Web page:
Massachusetts Daily Collegian

A free and responsible press serving the UMass community since 1890

A free and responsible press serving the UMass community since 1890

Massachusetts Daily Collegian

A free and responsible press serving the UMass community since 1890

Massachusetts Daily Collegian

Marilyn Chin reads her award-winning poetry at Smith College

"The Poetry Center at Smith College" Facebook Page
(“The Poetry Center at Smith College” Facebook Page)

On Tuesday evening, Marilyn Chin, a prominent contemporary Chinese-American poet, read her work at the Helen Hills Hills Chapel at Smith College.

With her powerful language and enthusiastic disposition, Chin spread laughter and awe across a crowd of around 100 students, professors and locals.

Her delivery was loud, sassy and proud. While she read some of her most popular work such as the snarky “Bad Girl Haiku” and the thought-provoking “Autumn Leaves” – which had been featured on poetry placards on New York City subways – some audience members were on the edge of their seats, grabbing at their hair and biting their nails to the humorous yet heart-wrenching words.

Chin describes herself as an “activist poet.” Born in 1955, she grew up in Portland, Oregon after emigrating with her family from Hong Kong. She received her Bachelor of Arts from the University of Massachusetts Amherst and her Master of Fine Arts from the University of Iowa. Her poetry explores social issues such as “Asian American feminism and bi-cultural identity.” It is “taught in classrooms internationally” and is featured in anthologies such as “The Norton Anthology of Modern and Contemporary Poetry.”

Chin has repeatedly been commended for her work on racial inequality, feminism and social justice. Her poetry awards include those “from the Radcliffe Institute at Harvard, the Rockefeller Foundation, and the National Endowment for the Arts.”

In 2015 she won the Anisfield-Wolf Book Award for “Hard Love Province,” her fourth collection of poetry that “mourns the loss of a beloved in a world that seems inured to suffering,” according to the Anisfield-Wolf Book website. Each year the Anisfield-Wolf Award honors writers who “heighten perceptions on race and diversity.” Previous winners of this award include Langston Hughes, Malcolm X and Martin Luther King Jr.

Tuesday’s event opened with readings by the finalists and winner of the 10th annual High School Poetry Prize. Judged by Chin herself, this competition selects five “sophomore and junior girls in New England.

Mirushe Zylali read her winning poem, “Diaspora Anaphora,” a stylistically advanced poem that challenges ethnic history in America. As Zylali confidently recited the last two lines of her poem, “whose building foundations are made from the headstones of your ancestors: / ‘We live here now. Go back to where you came from,’” she fearlessly gazed directly into the crowd.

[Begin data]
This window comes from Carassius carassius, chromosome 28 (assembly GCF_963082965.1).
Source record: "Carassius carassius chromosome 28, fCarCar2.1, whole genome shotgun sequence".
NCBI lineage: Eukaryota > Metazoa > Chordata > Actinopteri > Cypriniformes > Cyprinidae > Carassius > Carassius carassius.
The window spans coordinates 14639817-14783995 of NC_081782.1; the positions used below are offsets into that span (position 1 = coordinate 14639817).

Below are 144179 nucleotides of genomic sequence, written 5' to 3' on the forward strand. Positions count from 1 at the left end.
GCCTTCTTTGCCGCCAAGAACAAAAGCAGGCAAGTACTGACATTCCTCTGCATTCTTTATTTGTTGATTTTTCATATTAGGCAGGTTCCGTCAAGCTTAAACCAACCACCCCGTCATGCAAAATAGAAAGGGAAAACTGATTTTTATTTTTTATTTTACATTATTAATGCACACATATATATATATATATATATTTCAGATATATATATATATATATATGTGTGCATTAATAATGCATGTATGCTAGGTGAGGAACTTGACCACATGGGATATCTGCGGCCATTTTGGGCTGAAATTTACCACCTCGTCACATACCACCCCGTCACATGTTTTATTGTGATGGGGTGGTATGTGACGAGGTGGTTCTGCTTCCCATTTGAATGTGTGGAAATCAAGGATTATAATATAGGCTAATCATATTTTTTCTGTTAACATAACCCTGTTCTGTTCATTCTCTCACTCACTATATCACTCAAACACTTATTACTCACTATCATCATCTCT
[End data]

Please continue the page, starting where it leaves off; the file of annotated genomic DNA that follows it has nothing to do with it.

Madison Chafin, a third-year student studying poetry at Smith College who facilitated the event with The Poetry Center at Smith College, introduced Chin, calling her a “poet of contradictions who is profoundly important and lyrical.”

“Chin discusses a lot of different subjects, moving from place to place like a journey,” said Elizabeth McCormack, a fourth-year student who also studies poetry at Smith. “Her poetry is simultaneously a violent and passionate journey.”

Inclusive of both ancient and contemporary worlds, Chin’s poetry is a forceful dialogue of cultural assimilation. In sonnet’s like “Brown Girl Manifesto” and “Black President,” she challenges strict classical styles of poetry while manipulating images and phrases by classic poets such as John Keats and Rudyard Kipling. Grounded in the traditions of poetry as well as Chinese culture such as Buddhism, her monologues challenge and innovate the controversial topics she boldly tackles with a personal touch.

“I love to subvert and pervert the tradition,” Chin said before reading her sonnet “Brown Girl Manifesto,” which uses extra beats she says are influenced by hip-hop. Other poems influenced by music include “Blues On Yellow,” a poem on racial empowerment she explained is inspired by a year of studying jazz artists like Miles Davis.

“She really puts the listener’s soul into these abstract sociological concepts,” said Miles Weber, a third-year social thought and political economy major from UMass. “When you read these poems they seem so dark and gloomy but when you put a face to them they become a different experience.”

Marilyn Chin has taught at the Iowa Writer’s Workshop and has been a guest poet at many international universities. Currently “she is writing a book of poetic tales” and co-directing the MFA program at San Diego University, where she teaches English and Comparative Literature.

Rachel Ravelli can be reached at [email protected].

View Comments (1)
More to Discover

Comments (1)

All Massachusetts Daily Collegian Picks Reader Picks Sort: Newest

Your email address will not be published. Required fields are marked *

  • M

    marilyn chinFeb 25, 2016 at 9:21 am

    Thanks, Rachel, for such a generous article. I feel so beloved! Happy Chinese New Year!